A risk factor is something that increases your likelihood of getting a disease or condition.
It is possible to develop rheumatoid arthritis (RA) with or without the risk factors listed below. However, the more risk factors you have, the greater your likelihood of developing RA. If you have a number of risk factors, ask your doctor what you can do to reduce your risk.
RA can develop at any age, but it usually appears between 30 and 50 years of age. RA is more common in women, and it appears later in life for men.
Other factors that may increase your chance of RA include: Genetics—Some people with RA have specific genetic variations that are associated with abnormal immune response.
Smoking—Current or past smoking may nearly double the risk of RA. Smoking is considered an environmental risk factor and is associated with chronic inflammatory reactions throughout the body. Tobacco use in combination with genetic factors has the most impact on risk.
Infection—Bacterial and viral infections cause an immune response. Inflammation stimulates a process to rid the body of infection. In some people, this inflammation and tissue building doesn't stop. Negative immune responses increase the risk of RA.
Obesity—Some evidence has made associations between obesity and an increased risk of RA in women.
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Rheumatoid arthritis. Arthritis Foundation website. Available at:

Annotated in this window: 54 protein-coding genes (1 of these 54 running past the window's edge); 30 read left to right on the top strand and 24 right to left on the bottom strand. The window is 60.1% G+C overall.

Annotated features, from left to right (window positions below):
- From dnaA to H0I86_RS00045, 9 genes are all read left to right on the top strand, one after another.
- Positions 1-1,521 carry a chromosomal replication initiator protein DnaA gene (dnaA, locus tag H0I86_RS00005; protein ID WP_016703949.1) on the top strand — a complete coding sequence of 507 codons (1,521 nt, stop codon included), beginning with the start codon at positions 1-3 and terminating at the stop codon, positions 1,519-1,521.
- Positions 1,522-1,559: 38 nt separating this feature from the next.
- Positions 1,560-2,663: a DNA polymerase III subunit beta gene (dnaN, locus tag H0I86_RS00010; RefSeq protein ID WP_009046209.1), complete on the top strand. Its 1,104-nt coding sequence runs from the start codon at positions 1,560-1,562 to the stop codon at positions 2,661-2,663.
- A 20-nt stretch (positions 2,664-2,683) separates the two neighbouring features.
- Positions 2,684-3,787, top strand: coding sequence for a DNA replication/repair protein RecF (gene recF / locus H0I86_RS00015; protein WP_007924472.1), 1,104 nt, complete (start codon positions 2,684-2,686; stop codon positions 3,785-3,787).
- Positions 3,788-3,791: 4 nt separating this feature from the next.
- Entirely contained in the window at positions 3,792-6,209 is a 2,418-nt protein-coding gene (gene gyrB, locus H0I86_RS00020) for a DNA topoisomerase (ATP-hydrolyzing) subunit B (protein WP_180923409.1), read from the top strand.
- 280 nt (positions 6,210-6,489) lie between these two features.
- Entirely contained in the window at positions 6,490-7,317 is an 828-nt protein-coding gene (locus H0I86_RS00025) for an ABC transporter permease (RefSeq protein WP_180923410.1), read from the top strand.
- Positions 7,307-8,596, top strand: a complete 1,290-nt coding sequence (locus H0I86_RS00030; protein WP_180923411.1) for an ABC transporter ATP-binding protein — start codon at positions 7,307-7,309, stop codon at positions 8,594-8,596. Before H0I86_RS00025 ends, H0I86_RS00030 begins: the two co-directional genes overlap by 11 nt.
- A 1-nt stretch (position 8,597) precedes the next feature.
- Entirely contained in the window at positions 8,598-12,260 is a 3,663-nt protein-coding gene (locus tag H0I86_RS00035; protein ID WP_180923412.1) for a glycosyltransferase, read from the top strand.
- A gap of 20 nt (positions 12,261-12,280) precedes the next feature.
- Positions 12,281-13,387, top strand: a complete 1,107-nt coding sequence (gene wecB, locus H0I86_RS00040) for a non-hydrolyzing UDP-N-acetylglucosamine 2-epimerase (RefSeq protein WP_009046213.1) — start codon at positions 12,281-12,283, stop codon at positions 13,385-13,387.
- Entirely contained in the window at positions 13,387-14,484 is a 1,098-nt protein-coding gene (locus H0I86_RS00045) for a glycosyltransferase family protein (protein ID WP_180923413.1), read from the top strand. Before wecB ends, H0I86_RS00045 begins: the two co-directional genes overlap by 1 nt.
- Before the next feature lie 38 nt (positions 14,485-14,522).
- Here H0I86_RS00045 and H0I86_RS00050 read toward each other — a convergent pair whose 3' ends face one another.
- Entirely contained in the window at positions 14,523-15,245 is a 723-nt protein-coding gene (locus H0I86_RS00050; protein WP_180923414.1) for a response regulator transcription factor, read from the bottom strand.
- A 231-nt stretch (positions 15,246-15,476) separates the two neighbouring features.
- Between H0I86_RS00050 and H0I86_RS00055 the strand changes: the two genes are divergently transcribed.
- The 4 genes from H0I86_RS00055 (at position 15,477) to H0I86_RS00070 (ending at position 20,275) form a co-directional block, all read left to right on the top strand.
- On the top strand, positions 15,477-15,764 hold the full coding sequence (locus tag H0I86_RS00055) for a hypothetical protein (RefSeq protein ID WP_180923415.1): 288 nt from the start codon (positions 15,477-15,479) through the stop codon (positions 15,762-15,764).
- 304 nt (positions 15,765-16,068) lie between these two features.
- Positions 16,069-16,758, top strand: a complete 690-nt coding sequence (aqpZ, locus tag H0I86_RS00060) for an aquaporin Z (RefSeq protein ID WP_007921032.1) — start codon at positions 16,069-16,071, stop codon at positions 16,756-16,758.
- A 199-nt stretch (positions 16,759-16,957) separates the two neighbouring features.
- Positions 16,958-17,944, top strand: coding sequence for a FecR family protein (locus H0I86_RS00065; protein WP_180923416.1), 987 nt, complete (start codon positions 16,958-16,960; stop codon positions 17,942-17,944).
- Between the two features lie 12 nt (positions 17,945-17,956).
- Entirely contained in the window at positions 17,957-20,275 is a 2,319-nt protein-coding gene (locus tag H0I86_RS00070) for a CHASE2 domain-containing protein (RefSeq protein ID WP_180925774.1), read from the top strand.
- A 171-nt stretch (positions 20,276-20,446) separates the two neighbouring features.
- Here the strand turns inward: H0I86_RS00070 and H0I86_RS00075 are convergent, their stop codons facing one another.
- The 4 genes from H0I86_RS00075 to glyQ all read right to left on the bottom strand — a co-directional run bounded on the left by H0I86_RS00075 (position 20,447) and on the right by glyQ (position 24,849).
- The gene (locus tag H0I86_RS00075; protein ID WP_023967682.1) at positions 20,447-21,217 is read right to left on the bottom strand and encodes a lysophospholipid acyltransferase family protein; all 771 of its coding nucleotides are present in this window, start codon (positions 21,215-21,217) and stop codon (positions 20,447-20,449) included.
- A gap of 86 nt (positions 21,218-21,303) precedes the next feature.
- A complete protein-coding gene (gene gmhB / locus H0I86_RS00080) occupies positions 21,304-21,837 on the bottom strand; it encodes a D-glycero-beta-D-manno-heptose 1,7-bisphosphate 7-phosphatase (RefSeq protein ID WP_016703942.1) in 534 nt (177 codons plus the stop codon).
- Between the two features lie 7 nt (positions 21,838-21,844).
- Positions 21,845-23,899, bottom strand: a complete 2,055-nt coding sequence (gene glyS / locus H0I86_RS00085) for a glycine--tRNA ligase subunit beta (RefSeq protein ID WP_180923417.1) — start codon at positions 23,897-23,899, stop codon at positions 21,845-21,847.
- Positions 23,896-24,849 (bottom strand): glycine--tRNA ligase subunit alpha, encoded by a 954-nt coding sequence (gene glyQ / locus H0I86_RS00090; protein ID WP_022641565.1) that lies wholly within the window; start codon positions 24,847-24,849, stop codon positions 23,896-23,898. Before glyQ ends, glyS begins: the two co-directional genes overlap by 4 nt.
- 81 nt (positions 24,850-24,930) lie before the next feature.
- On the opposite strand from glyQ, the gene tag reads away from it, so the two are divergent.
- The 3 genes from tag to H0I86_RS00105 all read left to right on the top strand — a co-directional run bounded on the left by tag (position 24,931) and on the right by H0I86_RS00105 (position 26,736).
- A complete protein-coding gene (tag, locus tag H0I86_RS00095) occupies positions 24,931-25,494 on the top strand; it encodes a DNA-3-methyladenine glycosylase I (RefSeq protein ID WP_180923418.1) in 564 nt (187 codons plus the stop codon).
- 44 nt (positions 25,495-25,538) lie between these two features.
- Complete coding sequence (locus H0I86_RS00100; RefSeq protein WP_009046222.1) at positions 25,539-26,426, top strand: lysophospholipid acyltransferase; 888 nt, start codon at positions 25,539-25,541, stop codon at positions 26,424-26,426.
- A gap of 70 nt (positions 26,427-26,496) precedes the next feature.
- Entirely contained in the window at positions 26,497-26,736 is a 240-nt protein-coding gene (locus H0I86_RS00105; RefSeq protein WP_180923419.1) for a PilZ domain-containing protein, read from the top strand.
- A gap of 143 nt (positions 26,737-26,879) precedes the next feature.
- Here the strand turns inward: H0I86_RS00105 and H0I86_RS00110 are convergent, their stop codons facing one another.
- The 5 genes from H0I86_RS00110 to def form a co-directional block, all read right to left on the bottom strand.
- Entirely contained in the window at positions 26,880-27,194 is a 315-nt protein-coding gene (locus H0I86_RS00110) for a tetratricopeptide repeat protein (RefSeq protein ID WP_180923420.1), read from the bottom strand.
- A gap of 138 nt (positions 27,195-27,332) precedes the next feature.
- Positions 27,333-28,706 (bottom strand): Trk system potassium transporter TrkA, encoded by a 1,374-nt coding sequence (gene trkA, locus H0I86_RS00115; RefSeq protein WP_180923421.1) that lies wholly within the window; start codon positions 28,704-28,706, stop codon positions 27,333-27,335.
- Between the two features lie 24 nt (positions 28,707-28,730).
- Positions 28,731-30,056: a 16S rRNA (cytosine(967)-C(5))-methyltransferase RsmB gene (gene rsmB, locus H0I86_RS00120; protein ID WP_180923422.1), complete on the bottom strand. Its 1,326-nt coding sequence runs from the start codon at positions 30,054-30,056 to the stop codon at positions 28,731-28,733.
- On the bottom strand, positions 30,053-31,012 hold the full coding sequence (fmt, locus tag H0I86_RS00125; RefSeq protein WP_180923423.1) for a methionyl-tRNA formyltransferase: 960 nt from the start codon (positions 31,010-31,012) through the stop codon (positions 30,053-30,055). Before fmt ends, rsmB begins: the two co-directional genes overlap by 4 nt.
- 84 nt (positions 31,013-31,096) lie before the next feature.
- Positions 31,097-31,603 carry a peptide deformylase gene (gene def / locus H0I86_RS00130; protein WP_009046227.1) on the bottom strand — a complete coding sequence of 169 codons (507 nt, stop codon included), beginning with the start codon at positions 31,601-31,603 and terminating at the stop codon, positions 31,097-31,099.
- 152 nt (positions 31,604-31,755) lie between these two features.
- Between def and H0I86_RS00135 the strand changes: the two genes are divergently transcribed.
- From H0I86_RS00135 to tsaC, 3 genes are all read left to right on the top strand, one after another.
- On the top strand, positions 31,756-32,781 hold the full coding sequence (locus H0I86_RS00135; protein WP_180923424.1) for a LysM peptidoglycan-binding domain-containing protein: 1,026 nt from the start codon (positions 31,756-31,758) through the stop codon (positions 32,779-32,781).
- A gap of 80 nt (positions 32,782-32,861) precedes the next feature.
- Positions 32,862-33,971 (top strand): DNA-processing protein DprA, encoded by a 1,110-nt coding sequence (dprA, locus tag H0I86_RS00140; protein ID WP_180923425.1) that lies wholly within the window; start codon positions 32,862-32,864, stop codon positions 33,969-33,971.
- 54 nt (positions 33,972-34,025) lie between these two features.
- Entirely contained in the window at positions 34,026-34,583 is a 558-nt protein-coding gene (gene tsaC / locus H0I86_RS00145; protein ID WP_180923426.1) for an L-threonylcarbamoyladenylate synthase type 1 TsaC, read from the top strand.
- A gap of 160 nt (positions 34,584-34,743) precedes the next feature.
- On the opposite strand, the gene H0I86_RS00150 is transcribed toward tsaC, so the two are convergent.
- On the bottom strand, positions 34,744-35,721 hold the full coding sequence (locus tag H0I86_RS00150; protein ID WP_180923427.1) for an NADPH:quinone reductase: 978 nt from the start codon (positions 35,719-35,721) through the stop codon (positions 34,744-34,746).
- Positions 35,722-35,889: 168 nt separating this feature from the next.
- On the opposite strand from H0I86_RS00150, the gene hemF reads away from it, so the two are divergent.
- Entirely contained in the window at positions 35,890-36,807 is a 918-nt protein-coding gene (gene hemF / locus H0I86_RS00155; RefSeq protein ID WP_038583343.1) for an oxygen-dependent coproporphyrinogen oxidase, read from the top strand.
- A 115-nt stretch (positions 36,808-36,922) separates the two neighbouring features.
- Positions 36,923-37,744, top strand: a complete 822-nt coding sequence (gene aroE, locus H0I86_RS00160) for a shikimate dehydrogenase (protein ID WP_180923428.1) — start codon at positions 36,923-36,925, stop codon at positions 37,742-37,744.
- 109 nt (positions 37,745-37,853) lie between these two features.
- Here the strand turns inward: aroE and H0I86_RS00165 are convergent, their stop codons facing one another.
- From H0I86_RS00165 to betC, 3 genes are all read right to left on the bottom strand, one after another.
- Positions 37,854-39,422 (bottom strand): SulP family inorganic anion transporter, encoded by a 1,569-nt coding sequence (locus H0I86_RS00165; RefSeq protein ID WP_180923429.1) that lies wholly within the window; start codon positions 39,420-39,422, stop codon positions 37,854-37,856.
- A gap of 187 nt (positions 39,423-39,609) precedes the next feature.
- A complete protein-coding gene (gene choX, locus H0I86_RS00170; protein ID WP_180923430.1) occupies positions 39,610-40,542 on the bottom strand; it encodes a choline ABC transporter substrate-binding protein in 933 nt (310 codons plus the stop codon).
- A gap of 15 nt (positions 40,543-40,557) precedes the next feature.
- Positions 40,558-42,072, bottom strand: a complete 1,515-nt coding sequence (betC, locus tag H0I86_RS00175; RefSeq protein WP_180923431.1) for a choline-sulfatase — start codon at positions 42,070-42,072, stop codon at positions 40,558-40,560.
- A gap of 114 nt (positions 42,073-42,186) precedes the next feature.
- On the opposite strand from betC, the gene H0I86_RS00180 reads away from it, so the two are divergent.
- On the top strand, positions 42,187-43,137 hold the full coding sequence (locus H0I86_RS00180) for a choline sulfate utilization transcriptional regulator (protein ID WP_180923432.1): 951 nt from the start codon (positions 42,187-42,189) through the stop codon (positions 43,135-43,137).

http://www.arthritis.org/about-arthritis/types/rheumatoid-arthritis. Accessed November 29, 2016.
Rheumatoid arthritis. Merck Manual Professional Version website. Available at: http://www.merckmanuals.com/professional/musculoskeletal-and-connective-tissue-disorders/joint-disorders/rheumatoid-arthritis-ra. Updated August 2015. Accessed November 29, 2016.
National Institute of Arthritis and Musculoskeletal and Skin Diseases
website. Available at:
http://www.niams.nih.gov/Health_Info/Rheumatic_Disease/default.asp. Updated February 2016. Accessed November 29, 2016.
Sugiyama D, Nishimura K, Tamaki K, et al. Impact of smoking as a risk factor for developing rheumatoid arthritis: a meta-analysis of observational studies. Ann Rheum Dis. 2010;69(1):70-81.
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Last reviewed November 2016 by Michael Woods, MD
Please be aware that this information is provided to supplement the care provided by your physician. It is neither intended nor implied to be a substitute for professional medical advice. CALL YOUR HEALTHCARE PROVIDER IMMEDIATELY IF YOU THINK YOU MAY HAVE A MEDICAL EMERGENCY. Always seek the advice of your physician or other qualified health provider prior to starting any new treatment or with any questions you may have regarding a medical condition.
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